The rupee rose 0.06% to 82.75 per dollar by 10:25 a.m. IST. Lack of inflows during the year-end may be curtailing further gains as the mood in the broader markets was positive, traders pointed out.
However, the rupee is set for losses of about 11% this year – its worst performance since 2013. The dollar’s towering gains, on the back of the US Federal Reserve’s monetary tightening policy, whacked global currencies.
Higher oil prices further weighed on the rupee as its trade deficit expanded, but cooling commodity prices has improved prospects for 2023.
For the September quarter, the current account deficit (CAD) widened to $36.40 billion, its highest in more than a decade, as the trade gap went up. As a percentage of GDP, the CAD was 4.4%, the highest since mid-2013.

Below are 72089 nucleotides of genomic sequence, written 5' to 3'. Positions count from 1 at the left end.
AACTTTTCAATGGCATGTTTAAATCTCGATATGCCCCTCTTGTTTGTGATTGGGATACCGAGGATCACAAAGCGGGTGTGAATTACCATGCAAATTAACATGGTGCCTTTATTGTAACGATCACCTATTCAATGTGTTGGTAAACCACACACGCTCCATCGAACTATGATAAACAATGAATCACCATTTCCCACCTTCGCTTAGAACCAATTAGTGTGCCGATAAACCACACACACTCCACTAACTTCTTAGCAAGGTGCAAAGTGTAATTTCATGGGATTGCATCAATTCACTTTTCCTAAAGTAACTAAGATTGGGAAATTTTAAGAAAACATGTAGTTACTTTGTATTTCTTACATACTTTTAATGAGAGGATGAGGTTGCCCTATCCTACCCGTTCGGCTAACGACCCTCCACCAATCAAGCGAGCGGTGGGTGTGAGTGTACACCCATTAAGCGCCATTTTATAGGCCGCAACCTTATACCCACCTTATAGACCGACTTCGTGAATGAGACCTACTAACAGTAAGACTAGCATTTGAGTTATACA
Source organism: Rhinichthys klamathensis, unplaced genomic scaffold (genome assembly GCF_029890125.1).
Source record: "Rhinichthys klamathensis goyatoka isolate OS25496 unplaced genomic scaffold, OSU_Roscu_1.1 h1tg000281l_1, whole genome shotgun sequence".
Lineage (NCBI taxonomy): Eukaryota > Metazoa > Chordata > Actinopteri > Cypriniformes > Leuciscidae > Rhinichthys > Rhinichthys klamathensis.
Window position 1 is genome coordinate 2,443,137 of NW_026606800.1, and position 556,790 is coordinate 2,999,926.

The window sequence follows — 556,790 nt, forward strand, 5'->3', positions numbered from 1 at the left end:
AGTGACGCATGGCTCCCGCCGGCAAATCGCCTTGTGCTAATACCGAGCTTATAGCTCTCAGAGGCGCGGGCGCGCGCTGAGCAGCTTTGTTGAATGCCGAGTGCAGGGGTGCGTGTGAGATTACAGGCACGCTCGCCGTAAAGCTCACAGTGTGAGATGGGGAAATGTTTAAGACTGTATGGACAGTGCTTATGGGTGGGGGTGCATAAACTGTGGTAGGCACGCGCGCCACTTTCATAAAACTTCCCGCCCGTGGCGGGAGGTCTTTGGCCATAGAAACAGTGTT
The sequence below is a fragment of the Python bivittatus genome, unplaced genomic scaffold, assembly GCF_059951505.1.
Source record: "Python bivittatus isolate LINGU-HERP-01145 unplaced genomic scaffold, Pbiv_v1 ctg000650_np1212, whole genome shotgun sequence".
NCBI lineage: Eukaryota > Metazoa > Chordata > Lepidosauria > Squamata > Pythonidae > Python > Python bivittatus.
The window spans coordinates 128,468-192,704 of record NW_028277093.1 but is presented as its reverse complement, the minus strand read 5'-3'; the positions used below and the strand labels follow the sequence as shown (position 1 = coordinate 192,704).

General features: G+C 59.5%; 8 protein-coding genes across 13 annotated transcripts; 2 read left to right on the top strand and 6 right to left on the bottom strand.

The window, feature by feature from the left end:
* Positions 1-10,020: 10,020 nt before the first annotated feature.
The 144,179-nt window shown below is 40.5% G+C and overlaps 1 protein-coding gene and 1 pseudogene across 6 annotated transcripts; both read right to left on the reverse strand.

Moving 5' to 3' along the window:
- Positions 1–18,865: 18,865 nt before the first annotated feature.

“While that appears ominous, peak discomfort could be behind us,” economists at QuantEco Research said.
“Moderation in commodity prices, traction in service exports, and signs of stability in foreign portfolio investments would render the current account gap tenable from a macro stability perspective.”
Economists at ICICI Bank expect the rupee’s near-term range to be 81.50-83.50, on the back of an improved CAD outlook.
Meanwhile, most Asian currencies and stocks were firmer in the final trading session of the year after US jobs data showed the Fed’s rate hikes were dampening inflationary pressures.
The dollar index fell 0.4% overnight, but was headed to notch the biggest yearly gains since 2015.
Inflation in the United States remains elevated and is a cause of concern for the Fed, which is expected to deliver a few more rate hikes. The US economy entering a period of likely recession next year could again be dollar positive.
“Although, a repeat of a dominant dollar trend looks unlikely,” ING analysts said in their 2023 outlook report.